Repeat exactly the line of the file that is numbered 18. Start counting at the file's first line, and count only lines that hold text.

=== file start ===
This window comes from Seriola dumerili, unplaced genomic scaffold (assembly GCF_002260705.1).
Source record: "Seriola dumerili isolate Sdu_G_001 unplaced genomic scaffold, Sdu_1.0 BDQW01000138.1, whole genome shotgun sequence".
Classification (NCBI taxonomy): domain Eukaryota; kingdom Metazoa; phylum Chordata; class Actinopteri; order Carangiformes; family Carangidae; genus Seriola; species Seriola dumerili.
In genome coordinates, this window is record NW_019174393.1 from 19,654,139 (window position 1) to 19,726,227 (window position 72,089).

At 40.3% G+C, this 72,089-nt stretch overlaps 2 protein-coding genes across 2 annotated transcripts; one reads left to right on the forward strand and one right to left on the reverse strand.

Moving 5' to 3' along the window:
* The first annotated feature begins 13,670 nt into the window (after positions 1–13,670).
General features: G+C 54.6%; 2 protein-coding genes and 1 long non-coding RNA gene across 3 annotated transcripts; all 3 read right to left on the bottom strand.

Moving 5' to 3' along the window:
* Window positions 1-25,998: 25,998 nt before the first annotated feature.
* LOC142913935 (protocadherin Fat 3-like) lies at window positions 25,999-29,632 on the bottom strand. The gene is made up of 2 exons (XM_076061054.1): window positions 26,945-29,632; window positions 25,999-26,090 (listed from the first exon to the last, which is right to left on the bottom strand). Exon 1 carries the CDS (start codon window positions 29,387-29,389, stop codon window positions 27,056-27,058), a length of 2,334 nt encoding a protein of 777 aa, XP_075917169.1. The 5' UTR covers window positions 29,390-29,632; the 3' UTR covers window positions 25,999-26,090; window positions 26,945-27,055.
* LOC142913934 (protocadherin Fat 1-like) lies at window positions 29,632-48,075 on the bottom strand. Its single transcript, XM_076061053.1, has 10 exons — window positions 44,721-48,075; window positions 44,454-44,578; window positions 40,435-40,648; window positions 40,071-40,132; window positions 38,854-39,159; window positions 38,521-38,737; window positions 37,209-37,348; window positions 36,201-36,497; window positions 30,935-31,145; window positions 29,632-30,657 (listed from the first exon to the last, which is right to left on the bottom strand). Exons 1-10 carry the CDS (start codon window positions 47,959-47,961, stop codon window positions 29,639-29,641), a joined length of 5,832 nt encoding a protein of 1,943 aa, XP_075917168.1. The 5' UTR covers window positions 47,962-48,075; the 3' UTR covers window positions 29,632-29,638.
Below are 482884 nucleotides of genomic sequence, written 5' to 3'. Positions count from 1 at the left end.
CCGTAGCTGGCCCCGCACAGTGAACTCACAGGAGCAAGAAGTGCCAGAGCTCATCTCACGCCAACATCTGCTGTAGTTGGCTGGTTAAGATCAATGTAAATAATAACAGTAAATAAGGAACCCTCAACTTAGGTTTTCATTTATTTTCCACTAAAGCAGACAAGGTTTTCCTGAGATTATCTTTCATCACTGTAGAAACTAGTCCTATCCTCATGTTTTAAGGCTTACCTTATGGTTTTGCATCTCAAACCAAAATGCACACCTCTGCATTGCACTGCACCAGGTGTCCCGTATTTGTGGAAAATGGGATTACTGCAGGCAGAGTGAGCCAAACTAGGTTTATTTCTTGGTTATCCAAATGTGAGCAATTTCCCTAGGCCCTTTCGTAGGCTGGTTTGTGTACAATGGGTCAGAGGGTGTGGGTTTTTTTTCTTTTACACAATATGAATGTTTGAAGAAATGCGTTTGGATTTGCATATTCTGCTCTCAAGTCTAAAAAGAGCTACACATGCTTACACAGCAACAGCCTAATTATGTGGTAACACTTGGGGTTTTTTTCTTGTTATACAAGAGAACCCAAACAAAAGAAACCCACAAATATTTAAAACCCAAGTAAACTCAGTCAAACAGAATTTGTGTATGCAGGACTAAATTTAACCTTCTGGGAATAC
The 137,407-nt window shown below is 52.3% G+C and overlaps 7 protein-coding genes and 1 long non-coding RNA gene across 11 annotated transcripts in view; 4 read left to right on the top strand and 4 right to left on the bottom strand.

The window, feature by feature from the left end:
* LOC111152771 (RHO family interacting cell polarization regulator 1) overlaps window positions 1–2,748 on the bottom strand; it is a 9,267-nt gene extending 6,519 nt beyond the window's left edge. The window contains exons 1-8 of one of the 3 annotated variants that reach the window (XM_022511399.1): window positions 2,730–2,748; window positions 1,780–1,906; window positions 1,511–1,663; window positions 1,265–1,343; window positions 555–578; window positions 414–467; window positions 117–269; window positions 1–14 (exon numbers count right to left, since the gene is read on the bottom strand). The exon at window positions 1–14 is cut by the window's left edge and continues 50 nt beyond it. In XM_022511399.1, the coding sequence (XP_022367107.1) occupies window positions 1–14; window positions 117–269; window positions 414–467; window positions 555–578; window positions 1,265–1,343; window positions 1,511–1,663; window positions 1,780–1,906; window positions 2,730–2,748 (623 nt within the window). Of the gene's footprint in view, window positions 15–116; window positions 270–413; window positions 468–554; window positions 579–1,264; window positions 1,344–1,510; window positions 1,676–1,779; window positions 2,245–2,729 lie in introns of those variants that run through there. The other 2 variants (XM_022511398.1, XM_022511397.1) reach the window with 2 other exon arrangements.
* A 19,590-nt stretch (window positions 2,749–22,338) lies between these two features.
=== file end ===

* A 19,590-nt stretch (window positions 2,749–22,338) lies between these two features.